IT IS dubbed the Scottish capital's "cycle superhighway" and is the most ambitious bike route in the city, linking Leith in the east to Roseburn in the west.

However, plans for the £5.5m scheme - revised from an original £9m - which were designed to create a healthy alternative for commuters have led two groups of residents to pitch against each other in a battle over which route the pathway should take.

While some residents and businesses have campaigned for a less direct route called Option B through the Roseburn area others have backed Option A, a route with fewer road crossings - a factor which it is claimed would deter many cyclists from using the pathway.

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Dozens of business owners earlier appealed to Edinburgh City Council, which will make a decision on the plans this Friday, claiming a pathway alongside their firms would have a “hugely detrimental" impact on trade.

The council said its traffic modelling predicts only a “modest impact” on traffic flow and that traders in Roseburn Terrace will not lose any parking bays in the immediate vicinity of their shops.

The council's consultation on the pathway, that would be largely protected from traffic cuts across the city along the west end and through George Street, found 1,768 - 66 per cent - were in support of the scheme while 900 - 34 per cent - were in opposition.

The council said in its report to be considered this week that "Option A delivers a better cycle route and overall a more people-friendly street environment in Roseburn Terrace.

"However Option B still delivers a workable cycle route and improved conditions for pedestrians in Roseburn, whilst addressing more fully local business concerns around loading and probably reducing the risk of additional congestion on the A8.

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"Under either Option A or Option B there is scope to further review parking and loading serving Roseburn Terrace during the detailed design process in consultation with local businesses and residents."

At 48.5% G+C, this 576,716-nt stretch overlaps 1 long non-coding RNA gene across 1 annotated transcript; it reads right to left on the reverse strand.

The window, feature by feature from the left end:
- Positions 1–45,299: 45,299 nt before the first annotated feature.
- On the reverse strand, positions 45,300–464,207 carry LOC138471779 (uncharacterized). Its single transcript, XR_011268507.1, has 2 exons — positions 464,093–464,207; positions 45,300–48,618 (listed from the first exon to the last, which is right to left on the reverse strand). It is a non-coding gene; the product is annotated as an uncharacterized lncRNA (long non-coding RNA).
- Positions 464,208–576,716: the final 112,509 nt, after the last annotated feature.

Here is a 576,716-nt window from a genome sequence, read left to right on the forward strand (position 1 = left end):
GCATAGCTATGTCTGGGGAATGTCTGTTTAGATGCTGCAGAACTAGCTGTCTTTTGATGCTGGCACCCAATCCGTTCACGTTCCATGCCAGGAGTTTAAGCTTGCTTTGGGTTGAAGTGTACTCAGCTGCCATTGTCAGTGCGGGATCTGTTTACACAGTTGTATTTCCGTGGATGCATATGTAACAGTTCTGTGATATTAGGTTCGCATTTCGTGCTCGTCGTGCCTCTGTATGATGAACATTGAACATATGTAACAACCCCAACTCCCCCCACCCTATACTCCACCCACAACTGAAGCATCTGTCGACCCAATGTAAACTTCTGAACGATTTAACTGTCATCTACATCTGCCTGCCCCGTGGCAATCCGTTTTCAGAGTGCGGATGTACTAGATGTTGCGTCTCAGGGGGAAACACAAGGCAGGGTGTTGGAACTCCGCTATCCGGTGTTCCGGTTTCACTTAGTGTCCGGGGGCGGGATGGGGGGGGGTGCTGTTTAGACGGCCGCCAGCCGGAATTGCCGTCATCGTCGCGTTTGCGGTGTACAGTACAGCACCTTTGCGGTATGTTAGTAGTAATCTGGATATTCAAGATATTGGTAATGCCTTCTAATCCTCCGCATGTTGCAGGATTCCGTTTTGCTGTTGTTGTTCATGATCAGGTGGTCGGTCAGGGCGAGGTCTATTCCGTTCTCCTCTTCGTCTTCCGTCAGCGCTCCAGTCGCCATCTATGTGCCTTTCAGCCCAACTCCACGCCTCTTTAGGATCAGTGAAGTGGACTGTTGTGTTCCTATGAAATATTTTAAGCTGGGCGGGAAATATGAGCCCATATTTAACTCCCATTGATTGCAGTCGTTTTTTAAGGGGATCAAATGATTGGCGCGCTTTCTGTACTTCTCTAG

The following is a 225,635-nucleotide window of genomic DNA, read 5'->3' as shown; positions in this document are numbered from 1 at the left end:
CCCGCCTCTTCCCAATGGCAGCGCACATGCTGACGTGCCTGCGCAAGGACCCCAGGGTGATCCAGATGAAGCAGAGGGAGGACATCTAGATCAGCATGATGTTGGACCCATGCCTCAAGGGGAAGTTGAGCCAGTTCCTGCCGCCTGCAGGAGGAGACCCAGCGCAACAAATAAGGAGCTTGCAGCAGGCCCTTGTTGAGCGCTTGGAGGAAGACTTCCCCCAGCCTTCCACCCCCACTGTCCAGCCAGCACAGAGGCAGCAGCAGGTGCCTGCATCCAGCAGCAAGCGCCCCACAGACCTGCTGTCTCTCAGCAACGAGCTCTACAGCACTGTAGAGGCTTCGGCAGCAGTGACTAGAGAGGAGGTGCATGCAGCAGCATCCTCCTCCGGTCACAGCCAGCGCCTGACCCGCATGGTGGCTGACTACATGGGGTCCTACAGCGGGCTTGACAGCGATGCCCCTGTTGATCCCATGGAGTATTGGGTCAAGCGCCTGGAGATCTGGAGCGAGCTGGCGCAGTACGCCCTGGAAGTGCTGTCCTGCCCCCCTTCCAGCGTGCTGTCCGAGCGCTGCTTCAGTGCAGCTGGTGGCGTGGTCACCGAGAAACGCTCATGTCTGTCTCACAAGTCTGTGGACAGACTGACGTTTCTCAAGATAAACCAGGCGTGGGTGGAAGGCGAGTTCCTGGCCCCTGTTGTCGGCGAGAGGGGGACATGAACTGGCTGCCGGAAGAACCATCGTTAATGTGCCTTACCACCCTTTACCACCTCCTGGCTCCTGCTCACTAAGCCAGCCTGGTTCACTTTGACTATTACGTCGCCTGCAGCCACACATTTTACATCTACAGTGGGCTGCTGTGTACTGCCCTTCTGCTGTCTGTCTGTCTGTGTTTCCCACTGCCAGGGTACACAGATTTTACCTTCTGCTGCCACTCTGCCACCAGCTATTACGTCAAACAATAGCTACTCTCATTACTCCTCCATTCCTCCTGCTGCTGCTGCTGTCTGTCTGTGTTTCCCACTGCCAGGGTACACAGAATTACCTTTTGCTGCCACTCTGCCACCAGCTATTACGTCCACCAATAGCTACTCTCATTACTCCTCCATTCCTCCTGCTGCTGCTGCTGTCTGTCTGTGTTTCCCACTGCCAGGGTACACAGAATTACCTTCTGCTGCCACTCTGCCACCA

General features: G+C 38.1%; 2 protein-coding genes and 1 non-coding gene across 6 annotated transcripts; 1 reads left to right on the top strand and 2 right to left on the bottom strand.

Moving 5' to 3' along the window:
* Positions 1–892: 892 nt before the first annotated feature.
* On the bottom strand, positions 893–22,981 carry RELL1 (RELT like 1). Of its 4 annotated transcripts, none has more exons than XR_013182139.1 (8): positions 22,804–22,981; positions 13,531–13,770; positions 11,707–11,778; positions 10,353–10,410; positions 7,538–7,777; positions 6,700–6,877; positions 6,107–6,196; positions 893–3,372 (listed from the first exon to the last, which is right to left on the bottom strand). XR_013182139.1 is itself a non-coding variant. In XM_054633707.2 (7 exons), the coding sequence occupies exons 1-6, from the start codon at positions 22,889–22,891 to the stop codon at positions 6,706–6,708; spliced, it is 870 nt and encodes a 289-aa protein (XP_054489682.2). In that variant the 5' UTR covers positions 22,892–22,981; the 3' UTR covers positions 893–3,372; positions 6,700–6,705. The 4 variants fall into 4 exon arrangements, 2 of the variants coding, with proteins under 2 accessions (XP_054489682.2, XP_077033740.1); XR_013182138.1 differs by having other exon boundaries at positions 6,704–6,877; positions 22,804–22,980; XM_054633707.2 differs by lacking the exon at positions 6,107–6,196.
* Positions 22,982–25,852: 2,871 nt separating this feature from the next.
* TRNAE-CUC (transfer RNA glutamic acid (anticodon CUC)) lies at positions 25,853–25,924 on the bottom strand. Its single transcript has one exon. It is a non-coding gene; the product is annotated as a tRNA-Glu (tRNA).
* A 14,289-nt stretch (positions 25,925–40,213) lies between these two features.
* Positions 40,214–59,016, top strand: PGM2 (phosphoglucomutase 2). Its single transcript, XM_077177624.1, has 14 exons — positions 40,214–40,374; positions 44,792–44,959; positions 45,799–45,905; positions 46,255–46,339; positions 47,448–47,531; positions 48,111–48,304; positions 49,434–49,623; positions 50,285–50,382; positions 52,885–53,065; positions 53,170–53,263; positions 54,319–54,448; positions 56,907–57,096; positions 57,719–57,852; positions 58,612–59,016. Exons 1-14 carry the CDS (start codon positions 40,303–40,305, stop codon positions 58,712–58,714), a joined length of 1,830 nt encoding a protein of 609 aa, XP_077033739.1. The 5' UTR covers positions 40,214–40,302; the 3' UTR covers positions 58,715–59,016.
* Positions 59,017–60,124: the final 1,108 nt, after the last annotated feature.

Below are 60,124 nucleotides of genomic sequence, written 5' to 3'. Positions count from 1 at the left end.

Peter Gregson, of the Roseburn Vision group, claimed it has conducted a survey which showed few new users would be attracted to the cyclepath.

He said: "There are better ways to boost cycling, and ones that don’t remove 40 per cent of parking and loading from local shops, either.

“We think the council is embarking on a disaster that will throttle the city, and that few will ever use.

"We call on residents to persuade politicians to vote against it on Friday.”

However, the Roseburn Cycle Route group has challenged its findings, and said: "The results of the Roseburn Vision group survey should be treated with caution.

"This is not about arguments for or against the East-West route.

"The survey has been promoted with campaigners going door-to-door to get responses in Murrayfield and Roseburn.

"People from elsewhere in the city are likely to be under-represented."

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The project got the go-ahead from the transport and environment committee in August, but a new group involving interested parties had to be set up to help decide the final route.

The meeting is a special public session of the future transport working group in the City Chambers where Paul Lawrence, the council's director of place, will make the decision under delegated authority - granted by the committee in August.

The council said either way the scheme will then move to the detailed design stage.